Are you missing the Hollywood Theatre? Of course you are, you're a sane, rational human being who loves independent cinema and the sort of care in presentation that Dan Halsted and the Hollywood staff provides. Especially when they schedule outright kung fu classics like they are wont to do. Tonight (6:15 pm, $10) is a great opportunity to capture some of that magic in your living room as Dan teams up with the RZA (yes, that RZA. Bobby Digital, himself. Bong bong.) to deliver a live commentary over Shaolin vs. Wu Tang. You can ask questions to the both of them during the film as well, and speaking of which: This livestream is taken from a digital scan of Halsted's own 35mm print! A portion of the proceeds will benefit the Hollywood.
Dead to Me
Netflix's unique buddy-comedy-dramedy-suspense-thriller (with wine!) returns for another off-kilter season that, much like their breakout drama Ozark, is basically just a prime-time soap opera of the sort that used to rule network television way back in the days where network television itself ruled popular culture. Nothing that's happening in this domestic drama even remotely realistic, much less plausible, but the interplay between the characters, and the way they keep getting in each other's way, breaking shit, trying to fix it, failing, and then succeeding in spite of themselves anyway is pretty engrossing, and is especially so when its top-of-their-game Christina Applegate and Linda Cardellini anchoring the show. Top off your goblet with some alcoholic grape juice and catch up with a binge of Dead to Me's first season before jumping into the new one, which premieres tonight.
Watching Lady Bird (now streaming, Amazon Prime Video and Kanopy through MultCo Library) is kind of like reopening your high school yearbook for the first time in years, wincing and smiling in equal measure. Writer/director Greta Gerwig (in her feature debut) reworks the coming-of-age narrative with depth, nuance, and striking beauty. Throughout, Lady Bird (Saoirse Ronan) clashes with her mother Marion (Laurie Metcalf), an overworked psychiatric nurse who’s struggling to support the family after her husband loses his job. Few films attempt to validate the trials of teenage girls, but Gerwig handles the McPhersons’ financial distress and Lady Bird’s miniature revolutions with equal seriousness. Gerwig’s directorial debut is sweet, tragic, and sentimental, which is exactly how a coming-of-age movie should be. CIARA DOLAN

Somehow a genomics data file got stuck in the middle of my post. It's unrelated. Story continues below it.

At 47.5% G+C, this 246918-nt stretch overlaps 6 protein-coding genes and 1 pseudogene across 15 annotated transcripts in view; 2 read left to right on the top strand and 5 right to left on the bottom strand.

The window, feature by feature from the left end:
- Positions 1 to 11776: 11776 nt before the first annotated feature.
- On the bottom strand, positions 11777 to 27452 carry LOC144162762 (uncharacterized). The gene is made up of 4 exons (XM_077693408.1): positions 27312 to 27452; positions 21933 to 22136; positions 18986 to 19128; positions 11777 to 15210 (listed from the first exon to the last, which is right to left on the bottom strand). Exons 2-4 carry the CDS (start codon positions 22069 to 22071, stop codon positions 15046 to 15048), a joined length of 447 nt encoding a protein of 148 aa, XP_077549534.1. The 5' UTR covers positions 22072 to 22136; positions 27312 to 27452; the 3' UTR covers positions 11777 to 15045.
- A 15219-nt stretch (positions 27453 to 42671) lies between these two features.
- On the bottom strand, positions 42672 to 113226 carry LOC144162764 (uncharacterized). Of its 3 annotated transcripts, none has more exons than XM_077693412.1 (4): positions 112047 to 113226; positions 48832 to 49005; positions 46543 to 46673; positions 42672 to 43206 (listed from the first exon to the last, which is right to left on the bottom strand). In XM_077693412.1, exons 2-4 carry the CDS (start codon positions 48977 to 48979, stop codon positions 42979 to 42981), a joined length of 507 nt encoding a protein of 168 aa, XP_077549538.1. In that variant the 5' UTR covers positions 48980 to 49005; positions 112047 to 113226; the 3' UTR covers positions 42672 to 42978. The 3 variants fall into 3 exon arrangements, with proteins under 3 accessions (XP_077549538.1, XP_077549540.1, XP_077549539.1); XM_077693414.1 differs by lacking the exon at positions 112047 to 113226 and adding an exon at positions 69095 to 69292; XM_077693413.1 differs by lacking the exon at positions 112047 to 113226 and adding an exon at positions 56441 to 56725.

The Nickel Boys
Colson Whitehead won about every award an author could possibly win after the publication of The Underground Railroad, an un-put-downable piece of historical science fiction that exceeded even its own extremely high expectations. He pulled in the MacArthur "Genius" Grant, the National Book Award, the Whiting Award, and the Pulitzer Prize—a feat so rare, we don't even have an EGOT-type acronym for it. And now he's become only the fourth writer in Pulitzer history to win the Prize for fiction twice, with his most recent novel, The Nickel Boys (avail in ebook and audiobook form at MultCo Library; Hardcover avail at Powells, $24.95), about a group of Black boys trying to survive a horrific reform school experience in Jim Crow-era Florida. If you haven't gotten a chance to read it yet, do yourself a favor and catch up! RICH SMITH
LeVar Burton Reads
While you're in a reading mood, we should probably remind you of this ongoing slice of gold: LeVar Burton is one of the only reasons Twitter is still worth visiting, and stuff like this is precisely why. Three days a week, he will livestream from his Twitter account, and read stories to you. Mondays at 9am will be for the kids, Wednesdays at 3pm will be for the young adults, and Fridays at 6pm (that's tonight!) will be for the grownups. If you miss it, though, don't sweat it: He's got a whole podcast dedicated to just this purpose, featuring hours upon hours of fine short stories delivered in his dulcet tones. Subscribe, and make your self-quarantine instantly 48% more bearable, at the least.
Saturday, May 9
Gabriel Rucker Helps you Cook a Mother's Day Brunch
Le Pigeon's Gabriel Rucker knows you want to do something special for the day, like the overachieving child you've always been, when your other siblings got her cards and whatever weird gift they could afford with their meager allowance and you brown-nosed your way to the head of the class with some special handmade thing that made you her favorite even though she said she doesn't have favorites but we all know that's bullshit, right? ANYWAY: since you can't just come to Le Pigeon for their regular Mother's Day brunch, he's going to show you how to make his special latkes and apple pear sauce on his Insta at noon. It's as close as you'll likely get to Chef Rucker helping you in your own kitchen, so if you wanna go for those extra-extra brownie points, you can tell mom that the head chef at Le Pigeon helped you make these! It's only kind of a lie, right?
Mother's Day Shopping